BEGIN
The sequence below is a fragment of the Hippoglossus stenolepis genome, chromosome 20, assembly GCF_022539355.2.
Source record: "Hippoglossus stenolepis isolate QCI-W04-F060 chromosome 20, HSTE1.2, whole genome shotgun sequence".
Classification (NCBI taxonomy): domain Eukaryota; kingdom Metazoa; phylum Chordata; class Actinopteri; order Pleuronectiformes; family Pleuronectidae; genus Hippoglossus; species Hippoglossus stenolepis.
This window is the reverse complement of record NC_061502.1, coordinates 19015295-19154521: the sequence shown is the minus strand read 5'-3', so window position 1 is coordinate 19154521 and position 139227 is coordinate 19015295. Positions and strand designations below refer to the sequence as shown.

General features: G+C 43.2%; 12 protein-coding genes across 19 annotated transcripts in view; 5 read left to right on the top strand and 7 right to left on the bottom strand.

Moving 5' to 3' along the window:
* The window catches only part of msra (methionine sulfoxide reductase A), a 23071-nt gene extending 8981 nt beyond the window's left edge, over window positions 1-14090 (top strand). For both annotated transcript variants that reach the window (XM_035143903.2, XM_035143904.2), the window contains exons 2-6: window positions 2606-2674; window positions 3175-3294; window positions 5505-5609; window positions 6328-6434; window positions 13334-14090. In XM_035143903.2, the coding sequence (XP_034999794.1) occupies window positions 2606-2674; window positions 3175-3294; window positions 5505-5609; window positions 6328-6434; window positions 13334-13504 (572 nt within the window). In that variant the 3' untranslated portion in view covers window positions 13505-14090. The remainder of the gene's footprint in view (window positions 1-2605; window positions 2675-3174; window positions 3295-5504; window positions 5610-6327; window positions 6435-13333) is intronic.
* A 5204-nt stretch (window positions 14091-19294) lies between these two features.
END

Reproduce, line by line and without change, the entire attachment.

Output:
The sequence below is a fragment of the Hippoglossus stenolepis genome, chromosome 20, assembly GCF_022539355.2.
Source record: "Hippoglossus stenolepis isolate QCI-W04-F060 chromosome 20, HSTE1.2, whole genome shotgun sequence".
Classification (NCBI taxonomy): domain Eukaryota; kingdom Metazoa; phylum Chordata; class Actinopteri; order Pleuronectiformes; family Pleuronectidae; genus Hippoglossus; species Hippoglossus stenolepis.
This window is the reverse complement of record NC_061502.1, coordinates 19015295-19154521: the sequence shown is the minus strand read 5'-3', so window position 1 is coordinate 19154521 and position 139227 is coordinate 19015295. Positions and strand designations below refer to the sequence as shown.

General features: G+C 43.2%; 12 protein-coding genes across 19 annotated transcripts in view; 5 read left to right on the top strand and 7 right to left on the bottom strand.

Moving 5' to 3' along the window:
* The window catches only part of msra (methionine sulfoxide reductase A), a 23071-nt gene extending 8981 nt beyond the window's left edge, over window positions 1-14090 (top strand). For both annotated transcript variants that reach the window (XM_035143903.2, XM_035143904.2), the window contains exons 2-6: window positions 2606-2674; window positions 3175-3294; window positions 5505-5609; window positions 6328-6434; window positions 13334-14090. In XM_035143903.2, the coding sequence (XP_034999794.1) occupies window positions 2606-2674; window positions 3175-3294; window positions 5505-5609; window positions 6328-6434; window positions 13334-13504 (572 nt within the window). In that variant the 3' untranslated portion in view covers window positions 13505-14090. The remainder of the gene's footprint in view (window positions 1-2605; window positions 2675-3174; window positions 3295-5504; window positions 5610-6327; window positions 6435-13333) is intronic.
* A 5204-nt stretch (window positions 14091-19294) lies between these two features.